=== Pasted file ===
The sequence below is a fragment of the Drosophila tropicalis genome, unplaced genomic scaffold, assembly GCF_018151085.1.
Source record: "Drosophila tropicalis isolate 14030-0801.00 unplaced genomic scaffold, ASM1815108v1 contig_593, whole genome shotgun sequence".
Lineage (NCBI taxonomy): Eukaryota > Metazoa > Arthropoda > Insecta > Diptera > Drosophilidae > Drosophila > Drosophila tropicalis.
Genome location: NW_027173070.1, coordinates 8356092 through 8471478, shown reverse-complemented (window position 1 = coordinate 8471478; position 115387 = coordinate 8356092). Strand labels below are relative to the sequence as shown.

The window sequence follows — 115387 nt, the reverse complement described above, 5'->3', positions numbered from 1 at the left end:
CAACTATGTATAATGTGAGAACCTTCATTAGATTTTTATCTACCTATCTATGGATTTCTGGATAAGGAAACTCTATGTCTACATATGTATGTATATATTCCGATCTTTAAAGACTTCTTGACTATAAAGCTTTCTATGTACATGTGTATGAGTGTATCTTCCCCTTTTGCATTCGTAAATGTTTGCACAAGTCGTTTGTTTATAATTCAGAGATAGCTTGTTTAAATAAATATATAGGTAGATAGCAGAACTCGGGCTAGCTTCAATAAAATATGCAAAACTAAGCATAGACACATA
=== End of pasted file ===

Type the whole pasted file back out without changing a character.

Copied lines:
The sequence below is a fragment of the Drosophila tropicalis genome, unplaced genomic scaffold, assembly GCF_018151085.1.
Source record: "Drosophila tropicalis isolate 14030-0801.00 unplaced genomic scaffold, ASM1815108v1 contig_593, whole genome shotgun sequence".
Lineage (NCBI taxonomy): Eukaryota > Metazoa > Arthropoda > Insecta > Diptera > Drosophilidae > Drosophila > Drosophila tropicalis.
Genome location: NW_027173070.1, coordinates 8356092 through 8471478, shown reverse-complemented (window position 1 = coordinate 8471478; position 115387 = coordinate 8356092). Strand labels below are relative to the sequence as shown.

The window sequence follows — 115387 nt, the reverse complement described above, 5'->3', positions numbered from 1 at the left end:
CAACTATGTATAATGTGAGAACCTTCATTAGATTTTTATCTACCTATCTATGGATTTCTGGATAAGGAAACTCTATGTCTACATATGTATGTATATATTCCGATCTTTAAAGACTTCTTGACTATAAAGCTTTCTATGTACATGTGTATGAGTGTATCTTCCCCTTTTGCATTCGTAAATGTTTGCACAAGTCGTTTGTTTATAATTCAGAGATAGCTTGTTTAAATAAATATATAGGTAGATAGCAGAACTCGGGCTAGCTTCAATAAAATATGCAAAACTAAGCATAGACACATA